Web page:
Studies have shown that over a period of days, people remember only a little of what they read and only a little more of what they hear. But they remember a much greater percentage of what they see and hear. And they retain the most knowledge from what they actually do. This means that the most effective training involves demonstrations and hands-on learning.  Tools like WalkMe, which guides users to learn how to perform tasks IN THE MOMENT as they are actually performing them come in handy here.  In addition, managers can encourage the use of continued learning online, through e-learning software, webinars, social media, and more. 
However, this isn’t often how we set up orientation sessions. It’s important to remember that when designing and scheduling training sessions, to keep in mind that a) people have limited attention spans, b) too much information at one time is not a good thing, and c) that it should not be forgotten that the goal of training a new employees is not for that to memorize a series of facts or instructions as the end all to be all, but rather, that in the long term, their talents are maximized and fully realized in a performance level that is as efficient and beneficial to the business overall.  So let’s keep in mind the need for compact, and concise information, in relatively short time intervals is to the benefit of everyone involved.

Make Training Engaging & Fun

Types of employee training, in addition to the short time intervals of sessions, it would also be important to make them as engaging as possible, and – this should not be seen as an evil word in business – FUN. Let’s treat the worker well, and the worker, in return, will likely perform at a higher level.  Furthermore, we shouldn’t think of training as a manual you open to learn how to operate a product when you first open the package.  Use techniques such as gamification, and don’t keep your trainees in once place.  Design training so they can move around and interact with others.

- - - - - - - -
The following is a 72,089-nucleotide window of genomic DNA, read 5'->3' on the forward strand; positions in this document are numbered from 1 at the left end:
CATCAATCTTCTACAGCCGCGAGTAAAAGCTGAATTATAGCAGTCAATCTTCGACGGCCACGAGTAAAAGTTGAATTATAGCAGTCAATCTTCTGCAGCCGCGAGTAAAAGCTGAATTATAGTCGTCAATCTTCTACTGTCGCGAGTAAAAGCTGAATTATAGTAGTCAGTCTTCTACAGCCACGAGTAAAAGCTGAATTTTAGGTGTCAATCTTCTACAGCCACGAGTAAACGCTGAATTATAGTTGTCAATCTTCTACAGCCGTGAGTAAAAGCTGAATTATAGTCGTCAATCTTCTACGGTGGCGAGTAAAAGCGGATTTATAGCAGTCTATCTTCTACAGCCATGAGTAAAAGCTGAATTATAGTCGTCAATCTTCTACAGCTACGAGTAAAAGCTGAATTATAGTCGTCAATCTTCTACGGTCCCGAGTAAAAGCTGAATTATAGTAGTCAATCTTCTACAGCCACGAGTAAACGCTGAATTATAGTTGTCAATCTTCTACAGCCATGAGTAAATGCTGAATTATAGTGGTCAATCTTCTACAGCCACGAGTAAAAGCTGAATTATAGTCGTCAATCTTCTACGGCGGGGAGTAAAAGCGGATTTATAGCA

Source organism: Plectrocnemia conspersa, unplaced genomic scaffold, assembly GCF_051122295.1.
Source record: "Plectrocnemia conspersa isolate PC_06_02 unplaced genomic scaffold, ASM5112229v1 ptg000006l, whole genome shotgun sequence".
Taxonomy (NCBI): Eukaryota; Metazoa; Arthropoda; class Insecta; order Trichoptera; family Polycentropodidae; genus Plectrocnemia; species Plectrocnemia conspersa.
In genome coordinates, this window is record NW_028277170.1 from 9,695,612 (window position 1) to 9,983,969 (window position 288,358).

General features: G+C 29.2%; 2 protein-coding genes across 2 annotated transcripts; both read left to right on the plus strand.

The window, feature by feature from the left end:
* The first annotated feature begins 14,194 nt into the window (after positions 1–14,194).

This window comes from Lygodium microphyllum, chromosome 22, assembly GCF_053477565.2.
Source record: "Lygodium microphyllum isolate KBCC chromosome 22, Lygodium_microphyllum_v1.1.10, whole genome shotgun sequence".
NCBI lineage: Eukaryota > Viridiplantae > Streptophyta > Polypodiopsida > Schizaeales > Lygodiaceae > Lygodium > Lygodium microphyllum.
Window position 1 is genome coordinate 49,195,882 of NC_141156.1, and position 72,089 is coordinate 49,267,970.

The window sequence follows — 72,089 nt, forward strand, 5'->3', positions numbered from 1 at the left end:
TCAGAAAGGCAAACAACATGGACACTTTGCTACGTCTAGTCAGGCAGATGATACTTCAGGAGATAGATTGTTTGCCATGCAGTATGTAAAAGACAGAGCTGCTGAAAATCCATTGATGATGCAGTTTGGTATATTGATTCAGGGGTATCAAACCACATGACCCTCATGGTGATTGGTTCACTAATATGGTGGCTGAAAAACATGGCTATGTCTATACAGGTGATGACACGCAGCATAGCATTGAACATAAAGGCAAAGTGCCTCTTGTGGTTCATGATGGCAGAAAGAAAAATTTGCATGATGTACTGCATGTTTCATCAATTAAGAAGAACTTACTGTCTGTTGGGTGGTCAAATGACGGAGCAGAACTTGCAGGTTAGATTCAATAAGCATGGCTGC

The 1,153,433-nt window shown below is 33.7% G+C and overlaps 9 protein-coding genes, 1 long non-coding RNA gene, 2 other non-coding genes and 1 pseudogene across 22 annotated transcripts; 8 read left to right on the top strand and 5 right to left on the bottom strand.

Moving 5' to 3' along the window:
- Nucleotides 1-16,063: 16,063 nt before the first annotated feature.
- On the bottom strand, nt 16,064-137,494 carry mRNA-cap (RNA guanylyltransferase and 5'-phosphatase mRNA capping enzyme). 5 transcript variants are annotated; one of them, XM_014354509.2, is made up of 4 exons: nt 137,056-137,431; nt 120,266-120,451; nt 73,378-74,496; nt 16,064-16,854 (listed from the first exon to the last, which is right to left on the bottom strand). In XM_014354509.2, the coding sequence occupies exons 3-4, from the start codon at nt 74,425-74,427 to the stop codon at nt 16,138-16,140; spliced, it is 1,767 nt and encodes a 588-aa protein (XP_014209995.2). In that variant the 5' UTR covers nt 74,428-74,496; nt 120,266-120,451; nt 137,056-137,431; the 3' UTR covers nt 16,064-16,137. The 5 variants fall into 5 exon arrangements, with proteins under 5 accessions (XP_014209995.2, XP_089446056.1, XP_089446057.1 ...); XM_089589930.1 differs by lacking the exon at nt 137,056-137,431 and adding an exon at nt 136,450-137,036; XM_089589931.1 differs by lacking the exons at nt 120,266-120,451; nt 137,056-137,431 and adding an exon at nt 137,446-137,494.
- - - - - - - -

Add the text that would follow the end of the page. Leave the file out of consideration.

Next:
Additionally, the more your employees will be able to relate what they are learning with real-life situations or tasks, the better the results will be. Training should be offered in such a way that it is understandable. Young employees will prefer that you include the use of modern applications, but older employees may feel uneasy. Thus it is important to consider these aspects and invest in hybrid training, which will help to cater for different ages.

Embracing the Diversity

Above all and the subject about types of employee training, I believe that mangers should embrace the diversity of learners.  By personalizing learning – to the extent possible – we can create a more engaged and motivated workforce.  Firstly, each employee will feel the personal attention paid to him/her and will appreciate it interest and value the company sees in them.  Second, personalized learning allows for a more unique opportunity that the knowledge being imparted (and facilitated) is directly applicable and valuable to their own personal growth, and their part of the larger team and company success.

Finally, diversity and the need for personalization and adaptation don’t stop at training itself.  Employees perform differently – not necessarily better or worse, but differently – and the hope is that they will continue to grow long after initial training is complete.  People will always be unique, and managers can utilize that in a positive way.

Further information can be found on employee training template page.

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Jason Silberman
Jason is the former Lead Author & Editor of TrainingStation Blog